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Cerebral Cortex - Models of Cortical Circuits (Paperback, Softcover reprint of the original 1st ed. 1999) Loot Price: R5,248
Discovery Miles 52 480
Cerebral Cortex - Models of Cortical Circuits (Paperback, Softcover reprint of the original 1st ed. 1999): Philip S. Ulinski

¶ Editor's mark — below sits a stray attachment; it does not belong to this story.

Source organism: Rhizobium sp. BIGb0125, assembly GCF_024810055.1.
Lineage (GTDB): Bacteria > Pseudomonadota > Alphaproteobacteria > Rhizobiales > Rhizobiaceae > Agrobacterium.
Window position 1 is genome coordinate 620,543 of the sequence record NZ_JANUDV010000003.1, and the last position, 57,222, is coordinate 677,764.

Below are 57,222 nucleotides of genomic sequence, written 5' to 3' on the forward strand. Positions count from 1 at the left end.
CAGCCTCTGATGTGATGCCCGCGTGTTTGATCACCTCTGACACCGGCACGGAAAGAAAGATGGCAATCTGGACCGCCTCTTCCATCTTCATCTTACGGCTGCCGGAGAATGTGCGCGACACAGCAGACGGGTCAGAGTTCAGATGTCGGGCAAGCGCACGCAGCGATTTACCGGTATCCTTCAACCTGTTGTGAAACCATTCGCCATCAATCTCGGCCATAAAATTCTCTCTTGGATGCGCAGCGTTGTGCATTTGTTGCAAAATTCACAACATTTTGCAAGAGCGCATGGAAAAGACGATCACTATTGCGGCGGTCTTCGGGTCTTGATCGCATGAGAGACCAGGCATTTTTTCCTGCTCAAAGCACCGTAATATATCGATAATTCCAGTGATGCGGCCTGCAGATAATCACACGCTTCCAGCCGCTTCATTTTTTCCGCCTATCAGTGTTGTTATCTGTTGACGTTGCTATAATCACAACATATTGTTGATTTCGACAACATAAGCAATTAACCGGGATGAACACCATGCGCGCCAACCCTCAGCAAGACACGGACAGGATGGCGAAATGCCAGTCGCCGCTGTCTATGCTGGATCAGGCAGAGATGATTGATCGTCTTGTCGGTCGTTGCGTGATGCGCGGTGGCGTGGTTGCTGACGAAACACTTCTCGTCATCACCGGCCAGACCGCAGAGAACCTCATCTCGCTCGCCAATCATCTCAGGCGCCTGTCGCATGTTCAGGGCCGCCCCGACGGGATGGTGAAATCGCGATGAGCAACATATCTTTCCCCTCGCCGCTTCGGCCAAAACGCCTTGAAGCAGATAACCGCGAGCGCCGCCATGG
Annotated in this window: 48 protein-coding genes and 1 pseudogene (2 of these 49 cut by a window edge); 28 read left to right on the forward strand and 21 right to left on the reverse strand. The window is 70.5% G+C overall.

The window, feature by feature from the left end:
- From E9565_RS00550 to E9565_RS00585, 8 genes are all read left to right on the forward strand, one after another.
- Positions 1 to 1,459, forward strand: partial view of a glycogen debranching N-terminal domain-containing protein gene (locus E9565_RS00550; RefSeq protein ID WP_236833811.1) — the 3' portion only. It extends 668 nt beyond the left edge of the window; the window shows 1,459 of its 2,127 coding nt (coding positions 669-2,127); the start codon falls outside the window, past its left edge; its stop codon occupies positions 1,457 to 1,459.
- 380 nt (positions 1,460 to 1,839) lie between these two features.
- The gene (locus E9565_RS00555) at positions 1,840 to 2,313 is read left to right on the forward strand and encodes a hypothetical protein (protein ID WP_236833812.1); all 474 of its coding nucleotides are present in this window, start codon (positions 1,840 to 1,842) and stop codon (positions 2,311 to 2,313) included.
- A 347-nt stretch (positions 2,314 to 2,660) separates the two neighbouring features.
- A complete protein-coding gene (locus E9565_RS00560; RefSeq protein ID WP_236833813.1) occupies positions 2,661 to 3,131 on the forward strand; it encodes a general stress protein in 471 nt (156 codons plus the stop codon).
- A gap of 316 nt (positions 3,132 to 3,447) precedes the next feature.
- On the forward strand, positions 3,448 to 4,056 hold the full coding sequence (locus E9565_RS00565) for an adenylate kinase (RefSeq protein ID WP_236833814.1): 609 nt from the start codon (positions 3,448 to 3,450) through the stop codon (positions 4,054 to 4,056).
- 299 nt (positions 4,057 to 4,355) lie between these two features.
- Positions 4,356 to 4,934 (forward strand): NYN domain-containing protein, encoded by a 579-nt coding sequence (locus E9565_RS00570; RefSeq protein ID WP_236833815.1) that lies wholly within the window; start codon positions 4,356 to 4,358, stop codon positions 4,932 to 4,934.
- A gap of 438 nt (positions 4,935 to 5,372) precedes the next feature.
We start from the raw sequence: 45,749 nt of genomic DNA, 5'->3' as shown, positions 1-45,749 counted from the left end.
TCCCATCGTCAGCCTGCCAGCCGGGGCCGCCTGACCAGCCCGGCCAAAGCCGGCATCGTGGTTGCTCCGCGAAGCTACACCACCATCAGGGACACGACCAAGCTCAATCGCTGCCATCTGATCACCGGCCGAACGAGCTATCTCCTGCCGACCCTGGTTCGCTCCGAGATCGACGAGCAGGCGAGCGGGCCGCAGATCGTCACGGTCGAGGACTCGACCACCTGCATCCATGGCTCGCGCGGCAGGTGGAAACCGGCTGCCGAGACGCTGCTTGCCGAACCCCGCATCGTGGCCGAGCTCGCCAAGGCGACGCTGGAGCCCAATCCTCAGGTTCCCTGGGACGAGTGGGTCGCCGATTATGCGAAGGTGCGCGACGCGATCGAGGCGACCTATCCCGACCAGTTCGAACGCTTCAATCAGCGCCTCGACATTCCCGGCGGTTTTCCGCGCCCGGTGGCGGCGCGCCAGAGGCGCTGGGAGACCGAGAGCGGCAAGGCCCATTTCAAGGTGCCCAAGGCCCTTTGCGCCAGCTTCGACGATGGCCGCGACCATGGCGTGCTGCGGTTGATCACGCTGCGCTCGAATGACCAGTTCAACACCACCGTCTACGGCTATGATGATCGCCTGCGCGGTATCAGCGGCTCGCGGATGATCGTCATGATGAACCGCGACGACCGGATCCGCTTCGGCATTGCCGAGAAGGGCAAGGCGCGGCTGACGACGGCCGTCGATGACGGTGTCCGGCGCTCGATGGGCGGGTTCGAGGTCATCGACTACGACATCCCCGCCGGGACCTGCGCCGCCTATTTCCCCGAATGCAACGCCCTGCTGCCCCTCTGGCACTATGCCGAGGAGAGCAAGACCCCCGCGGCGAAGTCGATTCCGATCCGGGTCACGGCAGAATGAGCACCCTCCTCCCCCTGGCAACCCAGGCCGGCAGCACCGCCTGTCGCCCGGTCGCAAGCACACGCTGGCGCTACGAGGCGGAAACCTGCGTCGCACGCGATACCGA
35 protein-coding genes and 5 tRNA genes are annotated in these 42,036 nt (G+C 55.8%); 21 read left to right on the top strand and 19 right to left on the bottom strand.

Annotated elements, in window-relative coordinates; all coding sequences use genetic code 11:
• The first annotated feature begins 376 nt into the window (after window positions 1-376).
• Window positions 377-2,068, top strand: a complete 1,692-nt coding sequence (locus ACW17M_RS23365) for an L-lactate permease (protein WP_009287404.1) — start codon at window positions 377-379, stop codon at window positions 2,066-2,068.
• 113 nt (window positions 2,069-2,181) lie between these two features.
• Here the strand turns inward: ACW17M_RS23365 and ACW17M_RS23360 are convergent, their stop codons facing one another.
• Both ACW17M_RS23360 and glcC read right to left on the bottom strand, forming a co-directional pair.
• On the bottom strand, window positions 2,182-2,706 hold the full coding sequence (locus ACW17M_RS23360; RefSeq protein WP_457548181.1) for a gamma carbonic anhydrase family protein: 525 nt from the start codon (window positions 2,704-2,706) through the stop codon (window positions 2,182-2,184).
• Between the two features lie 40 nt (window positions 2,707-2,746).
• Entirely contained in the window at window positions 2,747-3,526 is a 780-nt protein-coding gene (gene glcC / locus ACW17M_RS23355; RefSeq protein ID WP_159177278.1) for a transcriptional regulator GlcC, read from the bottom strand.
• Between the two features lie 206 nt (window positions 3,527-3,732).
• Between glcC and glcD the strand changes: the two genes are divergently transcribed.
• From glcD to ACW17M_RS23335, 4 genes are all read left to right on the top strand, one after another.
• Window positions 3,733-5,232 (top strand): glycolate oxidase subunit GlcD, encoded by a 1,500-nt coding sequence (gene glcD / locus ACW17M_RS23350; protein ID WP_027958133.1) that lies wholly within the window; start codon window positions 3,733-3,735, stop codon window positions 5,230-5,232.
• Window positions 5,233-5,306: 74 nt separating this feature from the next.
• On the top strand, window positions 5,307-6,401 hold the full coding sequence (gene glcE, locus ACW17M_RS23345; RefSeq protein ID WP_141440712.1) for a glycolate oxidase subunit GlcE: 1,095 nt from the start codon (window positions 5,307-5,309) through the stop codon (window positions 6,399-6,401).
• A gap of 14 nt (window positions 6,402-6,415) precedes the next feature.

Cerebral Cortex - Models of Cortical Circuits (Paperback, Softcover reprint of the original 1st ed. 1999)

Philip S. Ulinski

Series: Cerebral Cortex, 13

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Loot Price R5,248 Discovery Miles 52 480 | Repayment Terms: R480 pm x 12*